You now know how to charge the electroscope negatively or positively, and how to use it to tell the sign of any charge brought close to it. Charge your electroscope with negative or positive charge, whichever seems more convenient. Record which charge you use. Be sure that the leaf is neither too high nor too low, so that you can see it rise or fall when you bring up other charges.

Identify your six plastic samples. It is a good idea to label them with masking tape so that you don't get them confused. You are going to test each piece against every other piece, making 15 trials in all. (If you have time you could include the rubber and wool, in which case you will make 28 trials.) It is most important that you devise a clear, economical, and unambiguous scheme to record your results.

For each pair of plastics, discharge both pieces and check that they are neutral. Then rub them together to charge them. (You will need to experiment a bit to find how to get a good charge. Describe your findings. Is it important to press hard? To rub for a long time? etc.?) Now use the electroscope to find out which is negative and which positive. Test both pieces as a consistency check.

Record your results and draw up a list of the materials in order of decreasing electron affinity.

Question e: Is your ordering of the materials unambiguous? That is, if A is higher than B, and B is higher than C, does it follow in every case that A is higher than C? Can you think of a situation where an ordering of pairs of things does not have this property of transitivity?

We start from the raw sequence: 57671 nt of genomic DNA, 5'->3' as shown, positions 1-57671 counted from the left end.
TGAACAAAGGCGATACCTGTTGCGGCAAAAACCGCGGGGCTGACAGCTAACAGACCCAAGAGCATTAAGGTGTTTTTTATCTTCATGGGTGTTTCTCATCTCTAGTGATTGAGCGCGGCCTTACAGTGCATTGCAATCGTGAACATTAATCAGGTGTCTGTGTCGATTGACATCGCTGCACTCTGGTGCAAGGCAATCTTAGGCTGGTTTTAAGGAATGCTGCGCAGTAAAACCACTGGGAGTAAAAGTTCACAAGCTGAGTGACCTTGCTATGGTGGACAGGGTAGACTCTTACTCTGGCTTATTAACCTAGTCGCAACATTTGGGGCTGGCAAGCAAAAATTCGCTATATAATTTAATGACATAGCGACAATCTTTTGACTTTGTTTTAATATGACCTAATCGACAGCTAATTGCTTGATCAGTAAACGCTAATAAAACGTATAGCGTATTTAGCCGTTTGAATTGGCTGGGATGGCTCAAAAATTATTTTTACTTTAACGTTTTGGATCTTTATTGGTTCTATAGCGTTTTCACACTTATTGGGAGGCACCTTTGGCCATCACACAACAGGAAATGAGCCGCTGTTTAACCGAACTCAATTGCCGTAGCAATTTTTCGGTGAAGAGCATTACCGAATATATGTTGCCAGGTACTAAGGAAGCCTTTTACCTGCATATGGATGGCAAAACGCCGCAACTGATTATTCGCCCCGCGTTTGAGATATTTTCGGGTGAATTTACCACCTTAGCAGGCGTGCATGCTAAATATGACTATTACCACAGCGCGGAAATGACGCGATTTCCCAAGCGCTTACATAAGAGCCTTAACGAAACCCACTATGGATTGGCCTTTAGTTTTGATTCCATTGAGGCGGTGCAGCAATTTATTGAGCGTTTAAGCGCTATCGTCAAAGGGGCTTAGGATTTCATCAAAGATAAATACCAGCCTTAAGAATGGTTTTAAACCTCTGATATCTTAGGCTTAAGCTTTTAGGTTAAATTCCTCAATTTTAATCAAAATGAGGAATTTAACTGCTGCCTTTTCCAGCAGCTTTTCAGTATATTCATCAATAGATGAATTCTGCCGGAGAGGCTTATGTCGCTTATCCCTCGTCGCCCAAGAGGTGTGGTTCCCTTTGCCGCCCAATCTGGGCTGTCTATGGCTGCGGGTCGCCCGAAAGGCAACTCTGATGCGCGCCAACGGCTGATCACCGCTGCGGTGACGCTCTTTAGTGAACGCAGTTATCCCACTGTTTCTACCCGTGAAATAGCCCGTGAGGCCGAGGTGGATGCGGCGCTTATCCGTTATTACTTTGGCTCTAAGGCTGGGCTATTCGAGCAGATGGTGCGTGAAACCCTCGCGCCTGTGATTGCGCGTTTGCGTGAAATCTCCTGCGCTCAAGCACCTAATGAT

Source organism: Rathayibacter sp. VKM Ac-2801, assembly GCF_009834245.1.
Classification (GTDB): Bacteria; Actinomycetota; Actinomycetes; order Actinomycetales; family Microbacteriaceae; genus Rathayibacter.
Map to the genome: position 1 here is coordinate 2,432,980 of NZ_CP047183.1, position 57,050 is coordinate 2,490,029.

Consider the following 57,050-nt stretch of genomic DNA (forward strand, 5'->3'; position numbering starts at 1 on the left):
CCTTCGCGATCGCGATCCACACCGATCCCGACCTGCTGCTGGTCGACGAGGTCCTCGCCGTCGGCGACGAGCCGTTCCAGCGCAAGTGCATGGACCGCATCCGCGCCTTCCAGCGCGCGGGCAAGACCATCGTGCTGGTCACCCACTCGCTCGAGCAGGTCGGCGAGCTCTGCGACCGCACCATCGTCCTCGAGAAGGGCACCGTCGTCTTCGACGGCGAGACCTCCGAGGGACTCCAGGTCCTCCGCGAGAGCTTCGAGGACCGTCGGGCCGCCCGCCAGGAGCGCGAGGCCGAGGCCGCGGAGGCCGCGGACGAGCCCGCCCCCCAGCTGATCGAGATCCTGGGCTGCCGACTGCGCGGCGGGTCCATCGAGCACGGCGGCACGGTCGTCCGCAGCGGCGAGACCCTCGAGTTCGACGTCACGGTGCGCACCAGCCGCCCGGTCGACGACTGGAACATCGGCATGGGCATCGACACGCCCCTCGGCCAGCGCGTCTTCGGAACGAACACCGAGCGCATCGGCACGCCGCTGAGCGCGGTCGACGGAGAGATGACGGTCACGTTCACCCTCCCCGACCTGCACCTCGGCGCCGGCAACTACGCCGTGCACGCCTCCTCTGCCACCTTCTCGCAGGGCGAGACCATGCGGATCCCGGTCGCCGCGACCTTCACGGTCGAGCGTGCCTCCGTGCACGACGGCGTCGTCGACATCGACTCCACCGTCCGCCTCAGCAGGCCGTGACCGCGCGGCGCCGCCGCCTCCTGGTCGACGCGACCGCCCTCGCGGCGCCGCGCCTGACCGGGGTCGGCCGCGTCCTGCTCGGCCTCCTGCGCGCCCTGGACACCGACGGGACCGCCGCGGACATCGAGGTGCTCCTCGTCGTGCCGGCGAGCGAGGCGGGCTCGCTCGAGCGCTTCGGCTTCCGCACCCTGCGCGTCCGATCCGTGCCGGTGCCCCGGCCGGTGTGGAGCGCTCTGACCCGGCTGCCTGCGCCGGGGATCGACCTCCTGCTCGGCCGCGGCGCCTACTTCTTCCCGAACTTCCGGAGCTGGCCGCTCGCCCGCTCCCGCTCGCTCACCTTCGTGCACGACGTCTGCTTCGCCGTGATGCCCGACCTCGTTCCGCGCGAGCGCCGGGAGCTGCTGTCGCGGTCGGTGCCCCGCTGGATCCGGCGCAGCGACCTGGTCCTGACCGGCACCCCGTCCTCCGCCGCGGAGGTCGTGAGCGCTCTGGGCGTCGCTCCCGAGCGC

Question f: It is possible to accumulate charge on your hand, and if the sample you are holding has only a small charge, then you may get the wrong answer when testing the sample. Devise, test, and describe a scheme to find out if this is a serious danger. What precautions should you take in the main experiment?

Prelab questions (to be turned in at the beginning of the lab period).

  1. How many plastic samples are used in this experiment?
  2. If a hard rubber rod is rubbed with a woolen cloth, will the woolen clothe acquire a negative charge or a positive charge?
  3. Which has the smaller electron affinity: hard rubber or wool?
  4. Describe the procedure used to remove any net charge from a plastic sample, so that the sample is electrically neutral.
  5. There are two ways to charge an electroscope using a negatively charged rubber rod:

  6. 1) touching the rod to the electroscope, or
    2) "charging by induction" as described in section(3) on page 1.3.
    Explain in words and pictures how these two methods differ. Also, state clearly what the sign of the resulting charge on the electroscope is in both cases.
  7. Dry lab